In the sweltering summer of 2018, two Irish heritage enthusiasts were flying a drone over the UNESCO World Heritage Site of Brú na Bóinne in Co. Meath when they spotted something that halted them in their tracks.
To the astonishment of the drone pilots, Anthony Murphy and Ken Williams, the near-drought conditions at the scorched River Boyne floodplain revealed previously hidden archaeological remains that had not been seen by humans for hundreds, possibly thousands, of years. “The find of the century,” was how Murphy later described it.
The discovery made headlines around the world. Among the ancient remains was a brand new ‘henge’ – the name given to large, circular enclosures like Stonehenge – made up of concentric inner, outer and middle rings. From above, the cropmarks show an amazing pattern of closely-set, rectangular ‘equals’ symbols – a feat of architectural geometry that lent its name to the new monument: the Geometric Henge.
The main structures at Brú na Bóinne date back to the Neolithic period, around 5,000 years ago. The site thus predates Stonehenge and even the Great Pyramids of Giza but has much in common with those two monuments, not least the incredible sophistication and scientific precision with which they were built. (The passage tomb of Newgrange is one of the true wonders of the world.)
Just like the ancient Egyptians, the people who built Brú na Bóinne used geometric principles to calculate and develop their build in terms of shape, size, proportion and the relative position of figures and structures. (The word ‘geometry’ comes from the Ancient Greek words for “earth” and “measurement”, incidentally.)
One of the oldest branches of mathematics, geometry has always been central to the design and construction of buildings. Architects use geometry to plan and allocate space. Builders and engineers use geometry to create structures that are safe. And designers use geometry to make the interior of those structures aesthetically pleasing. Same as it ever was!
Geometry is all about shapes and patterns. Some of the most commonly-found patterns – which have their origin in the natural world – include:
- Symmetry, i.e. the repetition of a visual element by reflection or rotation (think of a starfish or a spider’s web)
- Spirals, i.e. a curve around a central point that gradually widens or tightens (think of a pine cone or a snail shell)
- Fractals, i.e. similar patterns that repeat but become progressively smaller (think of a fern or the amazing Romanescu broccoli)
- Tessellations, i.e. patterns formed by repeating tiles on a flat surface (think of honeycomb or the Giant’s Causeway in Co. Antrim)
These beautiful shapes are all around us, and they are central to the way we design and decorate our homes. Here at O’Connors of Drumleck, we are dedicated to creating spaces and places that not only look beautiful but that feel beautiful too; that have a positive and pleasing effect on everyone who inhabits them. Geometry plays a big part in that.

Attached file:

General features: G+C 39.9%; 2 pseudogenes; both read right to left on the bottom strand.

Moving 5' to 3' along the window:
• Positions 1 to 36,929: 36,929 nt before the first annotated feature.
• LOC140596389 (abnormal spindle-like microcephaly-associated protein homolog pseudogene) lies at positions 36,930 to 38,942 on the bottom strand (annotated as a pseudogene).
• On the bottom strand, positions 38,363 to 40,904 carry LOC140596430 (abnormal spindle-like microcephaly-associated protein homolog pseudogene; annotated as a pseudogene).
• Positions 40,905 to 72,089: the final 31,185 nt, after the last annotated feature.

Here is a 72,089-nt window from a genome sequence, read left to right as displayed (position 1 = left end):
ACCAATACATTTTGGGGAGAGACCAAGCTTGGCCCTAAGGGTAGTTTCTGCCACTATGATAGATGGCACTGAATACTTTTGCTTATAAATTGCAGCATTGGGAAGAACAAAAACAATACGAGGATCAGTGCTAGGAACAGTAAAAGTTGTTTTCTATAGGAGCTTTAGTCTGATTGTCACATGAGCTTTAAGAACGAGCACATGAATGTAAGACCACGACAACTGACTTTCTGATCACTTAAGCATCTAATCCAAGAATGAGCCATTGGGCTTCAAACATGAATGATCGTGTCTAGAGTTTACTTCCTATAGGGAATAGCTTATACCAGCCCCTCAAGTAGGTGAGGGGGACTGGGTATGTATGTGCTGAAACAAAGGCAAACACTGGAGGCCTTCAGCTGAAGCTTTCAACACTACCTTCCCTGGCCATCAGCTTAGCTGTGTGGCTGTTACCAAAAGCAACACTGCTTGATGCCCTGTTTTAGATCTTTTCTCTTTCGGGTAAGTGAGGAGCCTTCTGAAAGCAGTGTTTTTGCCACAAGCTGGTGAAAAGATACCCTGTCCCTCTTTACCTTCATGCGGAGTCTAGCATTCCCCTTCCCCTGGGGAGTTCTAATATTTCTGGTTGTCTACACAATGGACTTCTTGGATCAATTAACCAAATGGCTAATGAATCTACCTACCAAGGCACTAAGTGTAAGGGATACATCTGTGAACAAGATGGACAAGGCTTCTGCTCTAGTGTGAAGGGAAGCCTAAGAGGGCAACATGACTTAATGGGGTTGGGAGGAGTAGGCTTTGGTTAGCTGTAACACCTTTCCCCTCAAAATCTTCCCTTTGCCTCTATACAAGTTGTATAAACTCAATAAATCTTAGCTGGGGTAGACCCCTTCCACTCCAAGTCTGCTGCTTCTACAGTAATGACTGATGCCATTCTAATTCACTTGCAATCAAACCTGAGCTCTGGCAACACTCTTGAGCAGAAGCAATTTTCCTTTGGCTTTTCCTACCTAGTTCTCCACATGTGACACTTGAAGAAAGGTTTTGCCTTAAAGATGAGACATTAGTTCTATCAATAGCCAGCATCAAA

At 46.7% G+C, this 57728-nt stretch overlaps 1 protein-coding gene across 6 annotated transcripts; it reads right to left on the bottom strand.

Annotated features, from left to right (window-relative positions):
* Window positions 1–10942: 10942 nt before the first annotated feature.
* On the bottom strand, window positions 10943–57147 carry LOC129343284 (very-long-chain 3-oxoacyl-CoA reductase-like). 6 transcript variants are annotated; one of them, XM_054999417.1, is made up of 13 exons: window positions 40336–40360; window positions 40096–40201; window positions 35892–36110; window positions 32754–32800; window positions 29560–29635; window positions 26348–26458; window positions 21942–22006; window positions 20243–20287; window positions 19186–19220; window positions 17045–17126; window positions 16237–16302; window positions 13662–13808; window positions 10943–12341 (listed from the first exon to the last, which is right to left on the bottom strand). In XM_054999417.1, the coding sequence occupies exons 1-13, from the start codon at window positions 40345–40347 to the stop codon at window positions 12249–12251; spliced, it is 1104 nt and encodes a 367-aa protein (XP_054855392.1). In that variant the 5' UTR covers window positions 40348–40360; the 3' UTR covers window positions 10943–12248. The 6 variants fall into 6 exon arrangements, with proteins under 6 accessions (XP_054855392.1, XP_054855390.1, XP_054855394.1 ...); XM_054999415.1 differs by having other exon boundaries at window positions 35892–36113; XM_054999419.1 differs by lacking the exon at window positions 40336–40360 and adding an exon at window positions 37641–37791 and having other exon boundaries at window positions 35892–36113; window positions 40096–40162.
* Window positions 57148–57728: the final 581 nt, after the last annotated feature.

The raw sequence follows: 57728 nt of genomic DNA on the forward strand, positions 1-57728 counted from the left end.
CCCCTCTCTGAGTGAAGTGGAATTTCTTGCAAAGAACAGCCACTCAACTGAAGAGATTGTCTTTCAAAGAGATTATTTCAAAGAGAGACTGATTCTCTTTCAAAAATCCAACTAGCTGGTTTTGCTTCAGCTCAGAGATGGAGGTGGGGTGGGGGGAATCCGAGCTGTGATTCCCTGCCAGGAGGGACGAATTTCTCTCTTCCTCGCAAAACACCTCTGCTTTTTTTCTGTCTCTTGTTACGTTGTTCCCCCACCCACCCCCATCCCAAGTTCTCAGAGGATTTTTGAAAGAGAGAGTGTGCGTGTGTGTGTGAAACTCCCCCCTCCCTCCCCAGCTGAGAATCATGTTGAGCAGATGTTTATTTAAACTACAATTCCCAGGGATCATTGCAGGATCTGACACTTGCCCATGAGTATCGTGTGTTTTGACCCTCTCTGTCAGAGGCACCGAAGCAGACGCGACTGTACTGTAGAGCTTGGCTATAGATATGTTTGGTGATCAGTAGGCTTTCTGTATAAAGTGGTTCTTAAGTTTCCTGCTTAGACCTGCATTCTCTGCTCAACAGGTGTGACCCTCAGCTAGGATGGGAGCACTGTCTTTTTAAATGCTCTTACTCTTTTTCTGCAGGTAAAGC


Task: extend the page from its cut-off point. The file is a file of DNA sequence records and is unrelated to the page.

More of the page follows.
The way we apply geometric principles to our design work ranges from the small and simple to the large and complex. Our signature drawers, for example, each with their distinctive dove-tail joint and subtly engraved design in the wood, are simplicity itself. The symmetrical arrangement of compartments can hardly be improved.
Our cupboards, wardrobes and pantries follow a symmetrical arrangement, usually repeating square or rectangular elements by reflection to give an overall impression of neatness and order – the latter of course being the very purpose of storage space itself.
At the other end of the scale would be the lay-out of rooms themselves: where doors are positioned; where a kitchen island is placed for maximum functionality; the direction through which light travels to illuminate a bedroom or living space. These are larger geometrical considerations that have their roots in the architectural process, and which fundamentally dictate how each space works.
We’ve written before about the use of light in design and how light can be manipulated for effect. We love playing with light to create shapes and patterns in our work. In the image above, for instance, the four overhead lamps are placed above the kitchen island, not only to light up the working surface below but also to reflect four beautifully overlapping circles on the ceiling.
We also have a soft spot for semi-circles and use this shape often in the bespoke furniture we build. Semi-circular forms work extremely well in pieces like tables, desks, benches, couches and counter tops, working in tandem with squares and right-angles to turn parts of a living room or bedroom into self-contained zones or enclosed spaces for entertaining or relaxing.
There’s really no limit to the solutions that simple geometry can provide when it comes to designing a home or an individual room. It is the ultimate problem-solver. We hope we’ve given you a little food for thought as you embark on your own home development project and, as ever, if you have an idea you think we can help with, we’d love to chat.